Organizational BehaviorPeer-Reviewed Research

Chain Reaction

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  • Social movements have proliferated over the last decade — and with them, the need to better grasp how they develop.
  • Much of their growth comes via tactics that create a sense of collective identity, including everything from protests to petition drives to online mobilization.
  • But many social movements flounder because their efforts to grow unleash infighting and division.

Brexit, Tea Party, Arab Spring. Black Lives Matter and MeToo. Protests in Hong Kong, Chile, Paris, Beirut, Baghdad and Barcelona. In recent years, the depth and variety of global social protest has exploded.

How did these movements grow and strengthen — and what are the pitfalls that sometimes dismantle them? In a recent paper, Rice Business professor Alessandro Piazza joined Columbia University’s Dan Wang and Stanford University’s Sarah A. Soule to better understand the movements shaping our times.

To tackle their questions, Piazza and his colleagues scrutinized existing research on today’s golden age of social protest. The three researchers reviewed roughly 120 academic papers and other source material, comprising the total relevant literature about protest tactics. 

First off, the researchers found, social movements don’t develop in a vacuum. Many of the movements have given a voice to an aggrieved group by speaking with a collective identity. Movements such as Brexit or MeToo, for example, express protestors’ rejection of unwanted actions from others.

Both Brexit and MeToo have varied memberships, and include a mix of political and social outlooks as well as a range of ethnicities, nationalities, social classes, ages and even genders. What brings such protest movements together, Piazza and his colleagues write, is their “tactical repertoires” — the array of techniques they use to reach their goals.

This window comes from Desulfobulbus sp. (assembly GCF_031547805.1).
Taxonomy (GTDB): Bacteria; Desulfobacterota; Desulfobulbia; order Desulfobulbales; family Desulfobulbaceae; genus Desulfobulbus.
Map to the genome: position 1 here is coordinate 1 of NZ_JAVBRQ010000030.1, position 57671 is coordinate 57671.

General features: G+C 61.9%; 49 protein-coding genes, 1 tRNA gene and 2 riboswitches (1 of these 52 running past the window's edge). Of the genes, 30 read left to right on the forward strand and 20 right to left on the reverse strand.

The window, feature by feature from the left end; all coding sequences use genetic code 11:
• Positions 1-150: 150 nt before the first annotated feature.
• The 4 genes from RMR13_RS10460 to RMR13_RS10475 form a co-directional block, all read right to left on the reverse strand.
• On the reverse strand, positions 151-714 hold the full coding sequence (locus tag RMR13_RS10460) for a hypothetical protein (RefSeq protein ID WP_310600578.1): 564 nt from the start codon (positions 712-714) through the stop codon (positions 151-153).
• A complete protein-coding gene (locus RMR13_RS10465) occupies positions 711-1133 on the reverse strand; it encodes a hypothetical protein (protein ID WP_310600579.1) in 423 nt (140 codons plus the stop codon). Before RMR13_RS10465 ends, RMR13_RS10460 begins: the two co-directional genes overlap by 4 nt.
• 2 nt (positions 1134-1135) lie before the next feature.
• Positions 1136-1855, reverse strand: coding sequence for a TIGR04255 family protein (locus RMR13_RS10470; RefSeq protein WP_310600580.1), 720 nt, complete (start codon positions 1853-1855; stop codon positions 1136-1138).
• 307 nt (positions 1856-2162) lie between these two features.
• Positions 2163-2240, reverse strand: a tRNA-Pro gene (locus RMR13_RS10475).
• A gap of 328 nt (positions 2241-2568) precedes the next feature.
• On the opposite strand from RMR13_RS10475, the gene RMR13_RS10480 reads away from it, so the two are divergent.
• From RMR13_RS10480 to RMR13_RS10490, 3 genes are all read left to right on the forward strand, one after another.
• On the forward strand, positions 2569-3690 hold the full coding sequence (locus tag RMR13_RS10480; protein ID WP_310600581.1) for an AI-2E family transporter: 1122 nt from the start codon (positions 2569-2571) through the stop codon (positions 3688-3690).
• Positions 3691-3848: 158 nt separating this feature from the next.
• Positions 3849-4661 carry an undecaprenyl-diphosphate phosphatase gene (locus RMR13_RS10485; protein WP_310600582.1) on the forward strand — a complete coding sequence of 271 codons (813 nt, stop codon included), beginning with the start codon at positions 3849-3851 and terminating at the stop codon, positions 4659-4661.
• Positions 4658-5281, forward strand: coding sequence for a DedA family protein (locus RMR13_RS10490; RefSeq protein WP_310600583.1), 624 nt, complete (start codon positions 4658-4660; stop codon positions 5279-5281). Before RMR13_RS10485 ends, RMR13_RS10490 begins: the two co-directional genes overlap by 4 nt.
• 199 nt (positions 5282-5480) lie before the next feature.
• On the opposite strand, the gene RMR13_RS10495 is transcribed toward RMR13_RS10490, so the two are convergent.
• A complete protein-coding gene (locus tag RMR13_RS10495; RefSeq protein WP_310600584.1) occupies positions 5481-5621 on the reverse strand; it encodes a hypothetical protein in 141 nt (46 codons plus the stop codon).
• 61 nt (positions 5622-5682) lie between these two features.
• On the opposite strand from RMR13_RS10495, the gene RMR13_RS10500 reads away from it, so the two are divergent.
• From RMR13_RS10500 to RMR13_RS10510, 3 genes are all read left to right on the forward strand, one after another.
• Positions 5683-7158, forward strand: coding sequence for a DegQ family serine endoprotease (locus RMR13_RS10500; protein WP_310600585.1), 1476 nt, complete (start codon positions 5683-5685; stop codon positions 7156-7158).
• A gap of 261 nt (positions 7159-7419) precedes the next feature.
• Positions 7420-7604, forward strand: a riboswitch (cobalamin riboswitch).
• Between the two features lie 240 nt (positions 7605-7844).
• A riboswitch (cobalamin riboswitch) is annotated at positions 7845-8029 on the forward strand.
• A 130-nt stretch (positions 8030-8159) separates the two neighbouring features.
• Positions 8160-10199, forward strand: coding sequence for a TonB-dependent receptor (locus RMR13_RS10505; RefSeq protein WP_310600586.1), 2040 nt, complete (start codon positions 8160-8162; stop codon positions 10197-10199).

To be sure, people with grievances have a whole array of ways to make their cases. But specific actions carry their own cultural meaning, and this meaning helps bind diverse groups together. A particular protest movement’s repertoire might emphasize demonstrations, strikes, sit-ins, flash mobs or artistic performances. Each of these tactics draws outside attention and also heightens solidarity within the movement.

Tactical gestures have become especially important in recent years, because so much activism begins and coalesces online. A Twitter hashtag, a Facebook group, hacking into online networks — all have become tools that help social movements strengthen and grow. Through the power of social media, tactical approaches often resonate well beyond the first people to use them. As a result, techniques are often similar throughout an entire movement, sometimes across continents.

In November 2019 in Chile, for example, activists protesting rape culture started publicly performing a dance called “A Rapist in Your Path.” It quickly spread to Argentina, Colombia, Spain, the U.K., the U.S. and Turkey and became a recognizable visual protest. It’s a classic example of how activist groups can adopt tactics across the globe to broaden the cultural resonance of their cause. Such tactics should be studied in much greater detail, Piazza and his colleagues note.

At the same time, tactics may not be enough to keep a movement afloat. In 1966, for example, the Red Guard youth movement in China was beset by a snarl of factions that, together, harmed the movement’s larger effectiveness. Similarly, in “Homage to Catalonia,” George Orwell brilliantly documents how during the Spanish Civil War the anti-fascist forces broke down into irreconcilable groups, allowing dictator Francisco Franco to easily defeat them. More recently, the organizers of the Woman’s March on Washington had to battle internal factional differences to pull off their event. In other words, sometimes the very effort to unite large groups for a cause can imperil meaningful social change.

Regardless of such challenges, social movements continue to express themselves in creative new ways. Piazza and his colleagues’ insight is how these tactics have powerful dual roles: both as messaging tools and as membership badges that heighten the loyalty of those who use them.


Alessandro Piazza is an assistant professor of strategic management at Jones Graduate School of Business at Rice University.

To learn more, please see: Wang, D., Piazza, A., & Soule, S. A. (2018). Boundary-spanning in social movements: Antecedents and outcomes. Annual Review of Sociology, 44, 167–187.


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